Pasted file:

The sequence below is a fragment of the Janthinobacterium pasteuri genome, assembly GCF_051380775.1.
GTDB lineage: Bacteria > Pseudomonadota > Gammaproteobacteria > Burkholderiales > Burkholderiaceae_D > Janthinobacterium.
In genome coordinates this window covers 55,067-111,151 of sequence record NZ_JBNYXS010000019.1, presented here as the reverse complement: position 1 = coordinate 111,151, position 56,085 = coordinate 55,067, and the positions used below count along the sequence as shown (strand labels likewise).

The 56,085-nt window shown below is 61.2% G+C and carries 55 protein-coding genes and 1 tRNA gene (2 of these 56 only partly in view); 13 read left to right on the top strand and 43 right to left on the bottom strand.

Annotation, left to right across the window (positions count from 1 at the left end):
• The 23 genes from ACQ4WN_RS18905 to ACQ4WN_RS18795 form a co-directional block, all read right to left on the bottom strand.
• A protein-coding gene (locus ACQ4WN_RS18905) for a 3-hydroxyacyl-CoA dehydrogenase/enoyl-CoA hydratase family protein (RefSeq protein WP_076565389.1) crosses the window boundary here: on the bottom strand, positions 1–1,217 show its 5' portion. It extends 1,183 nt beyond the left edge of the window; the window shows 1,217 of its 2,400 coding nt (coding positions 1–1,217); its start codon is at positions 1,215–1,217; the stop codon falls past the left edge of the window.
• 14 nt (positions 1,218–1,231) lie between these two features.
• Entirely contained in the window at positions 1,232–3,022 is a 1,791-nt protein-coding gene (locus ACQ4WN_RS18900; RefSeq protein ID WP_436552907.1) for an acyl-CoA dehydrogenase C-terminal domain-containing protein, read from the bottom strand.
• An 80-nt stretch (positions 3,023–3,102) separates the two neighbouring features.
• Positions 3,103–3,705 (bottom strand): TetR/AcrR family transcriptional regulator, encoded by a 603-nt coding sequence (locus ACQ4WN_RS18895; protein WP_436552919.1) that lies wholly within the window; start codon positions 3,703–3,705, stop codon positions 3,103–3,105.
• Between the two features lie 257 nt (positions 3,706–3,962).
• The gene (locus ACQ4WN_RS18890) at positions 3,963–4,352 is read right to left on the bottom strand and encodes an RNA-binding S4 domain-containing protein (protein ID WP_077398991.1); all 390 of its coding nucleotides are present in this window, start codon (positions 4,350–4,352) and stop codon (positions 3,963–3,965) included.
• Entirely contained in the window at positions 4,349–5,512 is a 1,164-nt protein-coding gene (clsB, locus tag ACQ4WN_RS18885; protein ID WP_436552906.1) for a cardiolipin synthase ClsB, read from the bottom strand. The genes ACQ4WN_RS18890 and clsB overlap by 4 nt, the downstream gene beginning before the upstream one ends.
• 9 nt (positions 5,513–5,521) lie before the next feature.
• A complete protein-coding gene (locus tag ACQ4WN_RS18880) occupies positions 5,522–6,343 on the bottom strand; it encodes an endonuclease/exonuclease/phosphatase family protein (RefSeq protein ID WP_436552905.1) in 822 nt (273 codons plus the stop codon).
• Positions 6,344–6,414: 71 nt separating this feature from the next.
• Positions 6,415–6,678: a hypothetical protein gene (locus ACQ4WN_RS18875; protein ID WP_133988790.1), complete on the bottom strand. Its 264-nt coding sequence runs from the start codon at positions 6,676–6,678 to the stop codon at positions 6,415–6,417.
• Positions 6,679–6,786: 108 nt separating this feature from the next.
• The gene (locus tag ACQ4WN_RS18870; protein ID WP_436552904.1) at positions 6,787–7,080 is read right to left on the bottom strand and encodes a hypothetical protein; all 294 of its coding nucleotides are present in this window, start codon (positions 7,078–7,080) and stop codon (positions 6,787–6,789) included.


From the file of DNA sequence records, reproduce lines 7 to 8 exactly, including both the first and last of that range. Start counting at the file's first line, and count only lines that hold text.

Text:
• A protein-coding gene (locus ACQ4WN_RS18905) for a 3-hydroxyacyl-CoA dehydrogenase/enoyl-CoA hydratase family protein (RefSeq protein WP_076565389.1) crosses the window boundary here: on the bottom strand, positions 1–1,217 show its 5' portion. It extends 1,183 nt beyond the left edge of the window; the window shows 1,217 of its 2,400 coding nt (coding positions 1–1,217); its start codon is at positions 1,215–1,217; the stop codon falls past the left edge of the window.
• 14 nt (positions 1,218–1,231) lie between these two features.